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54 volunteer cops freezing service over judicial overhaul; 1,000 said facing ouster

Israel Police said Wednesday that 54 volunteer officers have requested a freeze of their volunteer service with the law enforcement agency, apparently due to opposition to the hardline government’s contentious judicial overhaul, while a report said a further thousand volunteers stand to be ejected from the force for taking part in protests against the overhaul plan.

In addition, police said that 10 volunteer officers had been cut from the force after they “expressed themselves politically and even used their volunteering for the benefit of this activity.”

According to Channel 12 news, police intend to kick out around 1,000 police volunteers who have participated in the protests. It was unclear where the figure came from.

The report said that a lawyer representing those volunteers had written to the police to request that their service not be frozen for taking part in the protests.

“It is clear that we shouldn’t withhold [the ability to serve] from a volunteer who wishes to remain within the Israel Police and continue serving, even if they decide to participate in the demonstrations,” wrote Daniel Haklai, on behalf of the police volunteers who protested against the legislation. “The volunteers wish to continue serving while expressing legitimate criticism.”

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According to Israel Police, around 24,600 people volunteer their service.

An injured demonstrator is dragged by police to during a protest against plans by Netanyahu’s government to overhaul the judicial system, in Tel Aviv, July 24, 2023. (AP Photo/Ariel Schalit)

The police statement also denied “false reports” on the matter, without specifying what it was referring to.

In addition to police, some 10,000 Israel Defense Forces reservists will suspend their volunteer reserve duty in protest of the government’s plans to overhaul the judicial system, a large protest group announced last month.

The announcements came amid growing allegations of rising violence from police at the anti-judicial overhaul protests nationwide.

Police chief Kobi Shabtai has denied claims from some activists that law enforcement activity has grown more violent in recent weeks under the influence of far-right National Security Minister Itamar Ben Gvir, who has repeatedly pushed for a harsher crackdown on protesters, and was behind the ouster of Tel Aviv’s police chief Ami Eshed, who resisted rough treatment of demonstrators and took his leave from the force last month.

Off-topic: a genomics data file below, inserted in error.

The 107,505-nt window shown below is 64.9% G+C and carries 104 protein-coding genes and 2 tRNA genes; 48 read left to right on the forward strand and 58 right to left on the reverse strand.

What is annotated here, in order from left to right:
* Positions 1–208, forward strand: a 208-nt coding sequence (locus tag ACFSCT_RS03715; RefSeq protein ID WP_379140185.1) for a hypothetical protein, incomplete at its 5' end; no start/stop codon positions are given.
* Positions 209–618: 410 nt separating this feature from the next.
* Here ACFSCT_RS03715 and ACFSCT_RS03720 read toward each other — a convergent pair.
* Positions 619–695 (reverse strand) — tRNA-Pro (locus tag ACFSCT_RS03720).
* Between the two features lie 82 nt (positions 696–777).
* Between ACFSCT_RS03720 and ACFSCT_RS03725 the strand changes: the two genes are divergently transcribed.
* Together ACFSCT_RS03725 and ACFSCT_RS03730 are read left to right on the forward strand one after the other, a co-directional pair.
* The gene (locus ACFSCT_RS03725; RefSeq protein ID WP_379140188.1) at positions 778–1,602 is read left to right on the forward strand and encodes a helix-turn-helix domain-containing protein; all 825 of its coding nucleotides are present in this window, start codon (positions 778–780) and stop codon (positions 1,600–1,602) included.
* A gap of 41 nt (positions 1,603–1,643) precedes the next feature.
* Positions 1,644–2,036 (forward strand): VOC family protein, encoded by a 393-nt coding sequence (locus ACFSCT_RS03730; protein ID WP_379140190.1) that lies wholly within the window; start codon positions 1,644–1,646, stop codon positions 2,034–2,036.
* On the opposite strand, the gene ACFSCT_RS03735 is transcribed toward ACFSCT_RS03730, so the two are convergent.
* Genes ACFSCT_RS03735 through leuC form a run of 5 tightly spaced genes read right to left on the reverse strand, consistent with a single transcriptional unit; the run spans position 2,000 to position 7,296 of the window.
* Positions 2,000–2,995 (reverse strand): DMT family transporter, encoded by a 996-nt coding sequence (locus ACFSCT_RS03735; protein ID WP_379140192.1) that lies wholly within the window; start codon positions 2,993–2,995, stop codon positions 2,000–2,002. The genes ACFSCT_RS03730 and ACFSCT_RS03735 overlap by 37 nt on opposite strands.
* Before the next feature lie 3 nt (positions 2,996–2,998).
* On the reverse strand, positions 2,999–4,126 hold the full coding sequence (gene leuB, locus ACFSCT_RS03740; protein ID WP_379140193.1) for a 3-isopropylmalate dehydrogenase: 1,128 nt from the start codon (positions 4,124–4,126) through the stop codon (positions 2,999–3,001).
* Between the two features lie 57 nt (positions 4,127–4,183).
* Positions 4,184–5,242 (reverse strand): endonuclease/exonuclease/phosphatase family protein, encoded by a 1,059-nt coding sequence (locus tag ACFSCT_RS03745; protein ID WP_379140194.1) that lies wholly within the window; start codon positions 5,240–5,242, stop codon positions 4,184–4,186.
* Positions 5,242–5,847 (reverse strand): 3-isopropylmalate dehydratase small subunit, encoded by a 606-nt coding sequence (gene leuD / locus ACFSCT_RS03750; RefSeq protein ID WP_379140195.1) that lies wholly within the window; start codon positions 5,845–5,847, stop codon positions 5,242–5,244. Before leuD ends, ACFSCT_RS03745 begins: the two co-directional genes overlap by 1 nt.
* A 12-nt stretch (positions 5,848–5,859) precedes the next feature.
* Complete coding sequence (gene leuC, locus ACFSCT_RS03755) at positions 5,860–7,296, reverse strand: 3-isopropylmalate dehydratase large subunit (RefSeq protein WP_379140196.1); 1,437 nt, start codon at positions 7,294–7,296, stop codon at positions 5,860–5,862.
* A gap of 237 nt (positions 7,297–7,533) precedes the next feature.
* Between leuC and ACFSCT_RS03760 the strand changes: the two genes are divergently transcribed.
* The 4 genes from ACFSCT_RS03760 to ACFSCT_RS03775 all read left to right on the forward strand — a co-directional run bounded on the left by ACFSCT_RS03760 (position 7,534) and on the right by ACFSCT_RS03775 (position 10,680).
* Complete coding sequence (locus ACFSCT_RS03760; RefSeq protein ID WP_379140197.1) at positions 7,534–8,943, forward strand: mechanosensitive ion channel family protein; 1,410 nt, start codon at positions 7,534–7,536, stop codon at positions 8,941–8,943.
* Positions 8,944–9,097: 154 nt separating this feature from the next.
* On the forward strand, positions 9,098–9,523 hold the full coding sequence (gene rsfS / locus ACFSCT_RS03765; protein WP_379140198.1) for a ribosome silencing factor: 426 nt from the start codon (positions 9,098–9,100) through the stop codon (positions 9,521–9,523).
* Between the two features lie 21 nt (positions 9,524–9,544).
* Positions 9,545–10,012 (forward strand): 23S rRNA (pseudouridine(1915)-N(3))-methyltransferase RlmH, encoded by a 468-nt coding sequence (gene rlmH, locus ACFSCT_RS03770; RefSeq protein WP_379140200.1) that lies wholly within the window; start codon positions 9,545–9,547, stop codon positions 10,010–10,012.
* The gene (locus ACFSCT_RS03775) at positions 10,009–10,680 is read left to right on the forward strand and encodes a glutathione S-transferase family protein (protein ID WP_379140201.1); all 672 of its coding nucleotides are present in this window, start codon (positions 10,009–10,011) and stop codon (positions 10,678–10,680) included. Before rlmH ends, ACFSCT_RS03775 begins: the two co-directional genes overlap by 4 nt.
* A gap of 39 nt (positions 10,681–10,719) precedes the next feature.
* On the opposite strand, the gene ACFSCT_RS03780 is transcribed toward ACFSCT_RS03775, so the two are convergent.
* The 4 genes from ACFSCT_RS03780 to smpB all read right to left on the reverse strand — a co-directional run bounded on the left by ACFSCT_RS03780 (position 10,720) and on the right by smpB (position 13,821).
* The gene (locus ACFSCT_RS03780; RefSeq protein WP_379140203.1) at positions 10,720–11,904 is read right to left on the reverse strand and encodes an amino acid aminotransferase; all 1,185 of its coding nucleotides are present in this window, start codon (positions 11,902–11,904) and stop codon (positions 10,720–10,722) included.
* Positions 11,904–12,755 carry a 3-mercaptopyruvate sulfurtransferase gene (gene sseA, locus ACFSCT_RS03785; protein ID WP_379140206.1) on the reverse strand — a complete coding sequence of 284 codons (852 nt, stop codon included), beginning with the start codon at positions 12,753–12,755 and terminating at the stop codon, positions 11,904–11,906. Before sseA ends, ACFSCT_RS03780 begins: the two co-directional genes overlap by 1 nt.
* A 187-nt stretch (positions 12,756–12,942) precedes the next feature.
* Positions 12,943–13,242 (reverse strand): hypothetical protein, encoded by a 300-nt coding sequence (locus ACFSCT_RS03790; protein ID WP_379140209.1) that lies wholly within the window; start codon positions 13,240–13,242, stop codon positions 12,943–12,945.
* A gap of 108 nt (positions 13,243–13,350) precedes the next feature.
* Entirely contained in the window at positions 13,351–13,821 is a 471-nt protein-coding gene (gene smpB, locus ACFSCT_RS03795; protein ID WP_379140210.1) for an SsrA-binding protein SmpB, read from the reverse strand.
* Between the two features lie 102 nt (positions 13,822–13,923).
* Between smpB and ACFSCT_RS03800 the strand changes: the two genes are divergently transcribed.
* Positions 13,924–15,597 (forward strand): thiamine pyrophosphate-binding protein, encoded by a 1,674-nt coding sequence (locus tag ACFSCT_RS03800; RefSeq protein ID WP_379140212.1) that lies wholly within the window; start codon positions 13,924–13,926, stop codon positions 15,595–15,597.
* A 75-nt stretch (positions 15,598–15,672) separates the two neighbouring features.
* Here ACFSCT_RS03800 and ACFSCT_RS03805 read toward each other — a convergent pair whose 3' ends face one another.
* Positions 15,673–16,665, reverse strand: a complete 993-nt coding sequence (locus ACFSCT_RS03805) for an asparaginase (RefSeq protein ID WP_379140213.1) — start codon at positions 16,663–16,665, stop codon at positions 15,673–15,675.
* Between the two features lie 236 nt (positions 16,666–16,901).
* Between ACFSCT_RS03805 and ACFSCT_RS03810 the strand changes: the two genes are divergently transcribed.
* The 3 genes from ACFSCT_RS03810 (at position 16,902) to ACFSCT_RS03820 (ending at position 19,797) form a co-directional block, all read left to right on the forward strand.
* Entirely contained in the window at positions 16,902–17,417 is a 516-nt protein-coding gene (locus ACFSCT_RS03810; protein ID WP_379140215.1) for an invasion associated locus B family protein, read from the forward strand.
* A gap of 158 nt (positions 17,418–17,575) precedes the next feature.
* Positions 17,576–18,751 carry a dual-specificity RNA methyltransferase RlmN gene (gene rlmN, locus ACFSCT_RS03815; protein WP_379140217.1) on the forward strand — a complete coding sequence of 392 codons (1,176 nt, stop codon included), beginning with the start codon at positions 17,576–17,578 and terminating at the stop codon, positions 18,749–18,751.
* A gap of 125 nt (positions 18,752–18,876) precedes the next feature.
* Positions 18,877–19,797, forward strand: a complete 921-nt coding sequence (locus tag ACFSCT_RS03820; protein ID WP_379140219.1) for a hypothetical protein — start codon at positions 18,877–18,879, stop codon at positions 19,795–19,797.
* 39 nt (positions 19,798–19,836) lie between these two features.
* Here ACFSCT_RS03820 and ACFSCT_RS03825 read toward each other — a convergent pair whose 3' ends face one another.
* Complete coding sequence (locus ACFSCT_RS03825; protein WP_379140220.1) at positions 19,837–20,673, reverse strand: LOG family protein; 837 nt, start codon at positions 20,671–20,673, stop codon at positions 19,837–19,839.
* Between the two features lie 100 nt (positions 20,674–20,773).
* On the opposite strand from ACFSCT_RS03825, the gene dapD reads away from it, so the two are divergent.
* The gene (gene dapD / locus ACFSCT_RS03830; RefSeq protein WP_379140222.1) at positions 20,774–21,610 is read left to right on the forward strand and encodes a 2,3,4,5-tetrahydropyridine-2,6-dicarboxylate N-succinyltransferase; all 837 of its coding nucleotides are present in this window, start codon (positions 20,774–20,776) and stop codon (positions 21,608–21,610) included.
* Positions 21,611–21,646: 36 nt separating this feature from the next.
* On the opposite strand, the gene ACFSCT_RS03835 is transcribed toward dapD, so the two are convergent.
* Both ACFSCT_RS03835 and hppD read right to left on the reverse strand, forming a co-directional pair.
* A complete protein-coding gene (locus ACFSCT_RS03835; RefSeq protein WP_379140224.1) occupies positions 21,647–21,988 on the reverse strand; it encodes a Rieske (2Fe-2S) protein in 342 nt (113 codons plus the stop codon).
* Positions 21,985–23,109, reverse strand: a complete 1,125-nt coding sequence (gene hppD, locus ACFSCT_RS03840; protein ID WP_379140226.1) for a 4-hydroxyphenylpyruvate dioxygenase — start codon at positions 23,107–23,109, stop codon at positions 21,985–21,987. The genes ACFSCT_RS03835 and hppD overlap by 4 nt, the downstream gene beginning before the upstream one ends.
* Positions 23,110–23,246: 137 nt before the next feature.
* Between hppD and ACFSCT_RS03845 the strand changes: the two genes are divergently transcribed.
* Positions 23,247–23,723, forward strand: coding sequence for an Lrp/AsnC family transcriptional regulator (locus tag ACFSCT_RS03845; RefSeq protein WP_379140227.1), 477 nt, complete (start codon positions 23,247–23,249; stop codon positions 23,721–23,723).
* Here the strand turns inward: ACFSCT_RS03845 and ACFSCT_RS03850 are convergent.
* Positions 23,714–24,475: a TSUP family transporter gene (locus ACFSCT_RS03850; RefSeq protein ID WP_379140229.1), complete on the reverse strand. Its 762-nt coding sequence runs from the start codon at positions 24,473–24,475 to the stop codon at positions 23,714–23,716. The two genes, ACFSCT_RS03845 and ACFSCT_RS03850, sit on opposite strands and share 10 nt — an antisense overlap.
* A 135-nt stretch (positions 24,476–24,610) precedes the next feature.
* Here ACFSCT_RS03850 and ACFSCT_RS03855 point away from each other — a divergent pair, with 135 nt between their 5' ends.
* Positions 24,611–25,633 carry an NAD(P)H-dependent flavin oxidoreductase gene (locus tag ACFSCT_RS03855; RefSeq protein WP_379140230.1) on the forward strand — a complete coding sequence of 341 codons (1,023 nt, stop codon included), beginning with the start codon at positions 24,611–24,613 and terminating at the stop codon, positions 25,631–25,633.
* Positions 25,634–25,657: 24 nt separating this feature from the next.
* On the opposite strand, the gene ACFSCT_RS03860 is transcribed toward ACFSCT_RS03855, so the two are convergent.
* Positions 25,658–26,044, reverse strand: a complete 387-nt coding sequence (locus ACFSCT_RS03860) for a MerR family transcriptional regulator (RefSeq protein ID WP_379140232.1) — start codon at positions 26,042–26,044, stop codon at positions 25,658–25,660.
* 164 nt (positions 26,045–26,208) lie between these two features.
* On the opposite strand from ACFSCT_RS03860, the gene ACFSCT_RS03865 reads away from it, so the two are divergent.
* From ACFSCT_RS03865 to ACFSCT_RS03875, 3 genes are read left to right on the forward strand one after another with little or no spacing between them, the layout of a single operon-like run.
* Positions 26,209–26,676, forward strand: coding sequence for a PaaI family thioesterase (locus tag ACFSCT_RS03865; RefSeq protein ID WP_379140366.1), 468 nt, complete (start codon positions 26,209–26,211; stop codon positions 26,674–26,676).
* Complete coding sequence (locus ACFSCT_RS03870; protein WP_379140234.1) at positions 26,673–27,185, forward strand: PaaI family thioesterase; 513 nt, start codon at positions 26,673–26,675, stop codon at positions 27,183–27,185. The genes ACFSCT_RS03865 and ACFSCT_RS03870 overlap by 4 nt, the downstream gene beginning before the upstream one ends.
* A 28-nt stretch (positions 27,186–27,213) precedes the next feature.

During last week’s protests, videos showed police kicking protesters who were lying on the ground, throwing burning pallets toward them, dragging activists by their hair and using violence during arrests of those allegedly blocking roads and highways, including those who were not resisting arrest.

Police also deployed water cannons against protesters who were not blocking roads or engaging in any illegal activity.

On Wednesday, the chief of the Tel Aviv police’s Yasam special patrol unit, Yair Hanuna, and four other officers were set to be questioned by the Justice Ministry’s Police Internal Investigations Department (PIID) over allegations they used excessive force against protesters.

Yair Hanuna arrives for questioning at the Justice Ministry’s Police Internal Investigations Department (PIID) in Tel Aviv on August 2, 2023 (Miriam Alster/Flash90)

Hanuna was seen in widely circulated images punching Amitai Aboudi after the 18-year-old had already been handcuffed. The family of the teenager filed a complaint against Hanuna after the incident.

In video of Aboudi’s arrest, he is seen being hit and dragged by a group of police officers on the Ayalon Highway in Tel Aviv. In a photo of the incident, Hanuna can be seen apparently smiling while allegedly hitting Aboudi. Police have denied that Hanuna hit the teen after he was subdued.

הי @10elilevi
אמיתי בריליאנט בן 18 מוסר ד"ש pic.twitter.com/3e9tYk7ePy

— יוסי מזרחי Yossi Mizrachi (@yosimiz1) July 25, 2023

Hanuna and the other officers are suspected of beating protesters in three separate incidents in Tel Aviv, Channel 12 reported. Multiple complaints by protesters have been filed against Hanuna, including that he broke a demonstrator’s nose at a rally last month in Tel Aviv.

The officers involved were not wearing bodycams at the time of the arrest, in contravention of regulations, Kan reported.

Police have defended officers’ conduct during the protests. Ben Gvir backed up the officers, saying PIID was trying to “threaten the Yasam commander of Tel Aviv, an outstanding officer, only because he acted to enforce the law with determination.”